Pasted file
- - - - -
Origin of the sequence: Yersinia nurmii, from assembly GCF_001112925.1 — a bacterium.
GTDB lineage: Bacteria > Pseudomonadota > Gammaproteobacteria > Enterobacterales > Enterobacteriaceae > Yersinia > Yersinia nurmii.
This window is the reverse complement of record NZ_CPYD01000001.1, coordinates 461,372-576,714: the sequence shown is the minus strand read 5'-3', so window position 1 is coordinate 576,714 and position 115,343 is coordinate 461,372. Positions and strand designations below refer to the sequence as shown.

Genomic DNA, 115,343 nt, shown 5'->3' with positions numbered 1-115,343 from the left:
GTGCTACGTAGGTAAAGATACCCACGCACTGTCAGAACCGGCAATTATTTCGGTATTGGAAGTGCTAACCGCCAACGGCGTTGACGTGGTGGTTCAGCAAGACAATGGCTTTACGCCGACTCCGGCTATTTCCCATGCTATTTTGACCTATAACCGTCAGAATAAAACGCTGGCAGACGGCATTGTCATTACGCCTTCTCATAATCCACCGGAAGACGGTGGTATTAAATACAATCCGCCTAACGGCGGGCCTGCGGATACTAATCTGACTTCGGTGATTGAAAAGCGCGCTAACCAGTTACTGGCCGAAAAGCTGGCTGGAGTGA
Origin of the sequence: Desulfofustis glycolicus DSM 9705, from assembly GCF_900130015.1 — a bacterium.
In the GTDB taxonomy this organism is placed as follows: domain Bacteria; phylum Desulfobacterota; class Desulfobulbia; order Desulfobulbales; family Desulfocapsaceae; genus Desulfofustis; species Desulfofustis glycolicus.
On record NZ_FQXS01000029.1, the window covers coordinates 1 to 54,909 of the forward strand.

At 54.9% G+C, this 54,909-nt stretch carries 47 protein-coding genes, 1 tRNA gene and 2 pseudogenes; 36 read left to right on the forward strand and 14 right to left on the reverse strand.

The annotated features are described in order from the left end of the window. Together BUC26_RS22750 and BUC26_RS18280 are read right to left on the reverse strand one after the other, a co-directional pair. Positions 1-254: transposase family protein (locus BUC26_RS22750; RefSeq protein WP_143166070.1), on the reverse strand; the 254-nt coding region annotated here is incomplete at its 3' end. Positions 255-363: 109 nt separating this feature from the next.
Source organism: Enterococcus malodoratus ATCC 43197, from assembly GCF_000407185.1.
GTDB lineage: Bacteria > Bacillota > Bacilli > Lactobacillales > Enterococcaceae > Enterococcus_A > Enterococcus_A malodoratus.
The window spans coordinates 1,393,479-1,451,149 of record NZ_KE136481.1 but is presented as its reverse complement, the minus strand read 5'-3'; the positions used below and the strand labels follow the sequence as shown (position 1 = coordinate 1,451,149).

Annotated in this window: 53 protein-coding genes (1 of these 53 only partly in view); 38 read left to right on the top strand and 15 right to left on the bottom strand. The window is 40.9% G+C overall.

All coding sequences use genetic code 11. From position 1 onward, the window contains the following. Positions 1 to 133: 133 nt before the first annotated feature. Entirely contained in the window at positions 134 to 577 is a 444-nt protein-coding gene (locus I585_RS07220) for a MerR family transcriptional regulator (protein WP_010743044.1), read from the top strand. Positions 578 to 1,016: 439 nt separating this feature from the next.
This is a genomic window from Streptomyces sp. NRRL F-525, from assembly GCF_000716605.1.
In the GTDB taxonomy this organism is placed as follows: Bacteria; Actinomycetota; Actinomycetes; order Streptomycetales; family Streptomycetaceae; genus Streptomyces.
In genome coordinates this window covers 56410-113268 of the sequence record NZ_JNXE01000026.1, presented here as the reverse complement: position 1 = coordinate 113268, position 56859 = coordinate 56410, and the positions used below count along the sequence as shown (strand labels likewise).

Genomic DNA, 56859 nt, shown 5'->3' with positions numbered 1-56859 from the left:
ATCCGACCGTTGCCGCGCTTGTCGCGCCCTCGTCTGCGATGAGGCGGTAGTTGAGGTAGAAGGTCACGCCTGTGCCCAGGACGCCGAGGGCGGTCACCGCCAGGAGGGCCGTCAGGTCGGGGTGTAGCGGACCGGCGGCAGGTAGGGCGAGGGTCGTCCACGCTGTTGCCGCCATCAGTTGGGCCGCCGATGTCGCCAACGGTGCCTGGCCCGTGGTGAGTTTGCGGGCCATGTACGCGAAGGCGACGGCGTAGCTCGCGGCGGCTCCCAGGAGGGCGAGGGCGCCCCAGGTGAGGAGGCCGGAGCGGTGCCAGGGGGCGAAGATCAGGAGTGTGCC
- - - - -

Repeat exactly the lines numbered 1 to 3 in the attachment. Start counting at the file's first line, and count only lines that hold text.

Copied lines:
Origin of the sequence: Yersinia nurmii, from assembly GCF_001112925.1 — a bacterium.
GTDB lineage: Bacteria > Pseudomonadota > Gammaproteobacteria > Enterobacterales > Enterobacteriaceae > Yersinia > Yersinia nurmii.
This window is the reverse complement of record NZ_CPYD01000001.1, coordinates 461,372-576,714: the sequence shown is the minus strand read 5'-3', so window position 1 is coordinate 576,714 and position 115,343 is coordinate 461,372. Positions and strand designations below refer to the sequence as shown.